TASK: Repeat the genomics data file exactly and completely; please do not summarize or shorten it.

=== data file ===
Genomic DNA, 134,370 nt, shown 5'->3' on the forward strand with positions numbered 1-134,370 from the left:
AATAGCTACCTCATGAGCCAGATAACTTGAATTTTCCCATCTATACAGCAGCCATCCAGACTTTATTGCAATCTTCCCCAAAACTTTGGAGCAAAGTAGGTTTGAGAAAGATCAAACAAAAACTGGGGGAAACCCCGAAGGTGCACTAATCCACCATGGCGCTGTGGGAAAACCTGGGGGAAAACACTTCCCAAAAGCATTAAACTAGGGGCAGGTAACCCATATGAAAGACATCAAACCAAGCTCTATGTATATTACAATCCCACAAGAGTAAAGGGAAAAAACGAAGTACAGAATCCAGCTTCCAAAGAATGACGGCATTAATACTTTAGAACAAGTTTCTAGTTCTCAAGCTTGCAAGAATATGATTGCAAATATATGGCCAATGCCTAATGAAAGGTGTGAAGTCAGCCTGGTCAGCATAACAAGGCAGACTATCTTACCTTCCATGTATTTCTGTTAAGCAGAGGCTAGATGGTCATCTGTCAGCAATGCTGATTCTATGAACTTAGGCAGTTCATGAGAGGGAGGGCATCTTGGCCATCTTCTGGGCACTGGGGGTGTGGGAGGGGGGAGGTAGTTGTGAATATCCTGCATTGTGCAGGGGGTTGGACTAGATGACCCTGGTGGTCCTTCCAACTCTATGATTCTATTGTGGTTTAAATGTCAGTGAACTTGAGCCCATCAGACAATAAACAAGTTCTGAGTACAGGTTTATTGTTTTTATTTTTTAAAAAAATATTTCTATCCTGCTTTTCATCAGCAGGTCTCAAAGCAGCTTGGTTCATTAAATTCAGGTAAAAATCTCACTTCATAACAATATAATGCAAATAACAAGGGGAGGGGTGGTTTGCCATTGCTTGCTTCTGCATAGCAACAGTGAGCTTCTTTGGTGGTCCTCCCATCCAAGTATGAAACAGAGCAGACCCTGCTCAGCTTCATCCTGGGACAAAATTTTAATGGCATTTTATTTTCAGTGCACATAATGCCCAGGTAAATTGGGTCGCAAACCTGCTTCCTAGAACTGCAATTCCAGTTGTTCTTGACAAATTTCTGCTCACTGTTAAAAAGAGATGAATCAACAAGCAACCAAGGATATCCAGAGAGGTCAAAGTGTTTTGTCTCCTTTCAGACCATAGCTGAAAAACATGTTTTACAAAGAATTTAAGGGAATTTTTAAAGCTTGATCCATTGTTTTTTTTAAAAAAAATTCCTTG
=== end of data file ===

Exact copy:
Genomic DNA, 134,370 nt, shown 5'->3' on the forward strand with positions numbered 1-134,370 from the left:
AATAGCTACCTCATGAGCCAGATAACTTGAATTTTCCCATCTATACAGCAGCCATCCAGACTTTATTGCAATCTTCCCCAAAACTTTGGAGCAAAGTAGGTTTGAGAAAGATCAAACAAAAACTGGGGGAAACCCCGAAGGTGCACTAATCCACCATGGCGCTGTGGGAAAACCTGGGGGAAAACACTTCCCAAAAGCATTAAACTAGGGGCAGGTAACCCATATGAAAGACATCAAACCAAGCTCTATGTATATTACAATCCCACAAGAGTAAAGGGAAAAAACGAAGTACAGAATCCAGCTTCCAAAGAATGACGGCATTAATACTTTAGAACAAGTTTCTAGTTCTCAAGCTTGCAAGAATATGATTGCAAATATATGGCCAATGCCTAATGAAAGGTGTGAAGTCAGCCTGGTCAGCATAACAAGGCAGACTATCTTACCTTCCATGTATTTCTGTTAAGCAGAGGCTAGATGGTCATCTGTCAGCAATGCTGATTCTATGAACTTAGGCAGTTCATGAGAGGGAGGGCATCTTGGCCATCTTCTGGGCACTGGGGGTGTGGGAGGGGGGAGGTAGTTGTGAATATCCTGCATTGTGCAGGGGGTTGGACTAGATGACCCTGGTGGTCCTTCCAACTCTATGATTCTATTGTGGTTTAAATGTCAGTGAACTTGAGCCCATCAGACAATAAACAAGTTCTGAGTACAGGTTTATTGTTTTTATTTTTTAAAAAAATATTTCTATCCTGCTTTTCATCAGCAGGTCTCAAAGCAGCTTGGTTCATTAAATTCAGGTAAAAATCTCACTTCATAACAATATAATGCAAATAACAAGGGGAGGGGTGGTTTGCCATTGCTTGCTTCTGCATAGCAACAGTGAGCTTCTTTGGTGGTCCTCCCATCCAAGTATGAAACAGAGCAGACCCTGCTCAGCTTCATCCTGGGACAAAATTTTAATGGCATTTTATTTTCAGTGCACATAATGCCCAGGTAAATTGGGTCGCAAACCTGCTTCCTAGAACTGCAATTCCAGTTGTTCTTGACAAATTTCTGCTCACTGTTAAAAAGAGATGAATCAACAAGCAACCAAGGATATCCAGAGAGGTCAAAGTGTTTTGTCTCCTTTCAGACCATAGCTGAAAAACATGTTTTACAAAGAATTTAAGGGAATTTTTAAAGCTTGATCCATTGTTTTTTTTAAAAAAAATTCCTTG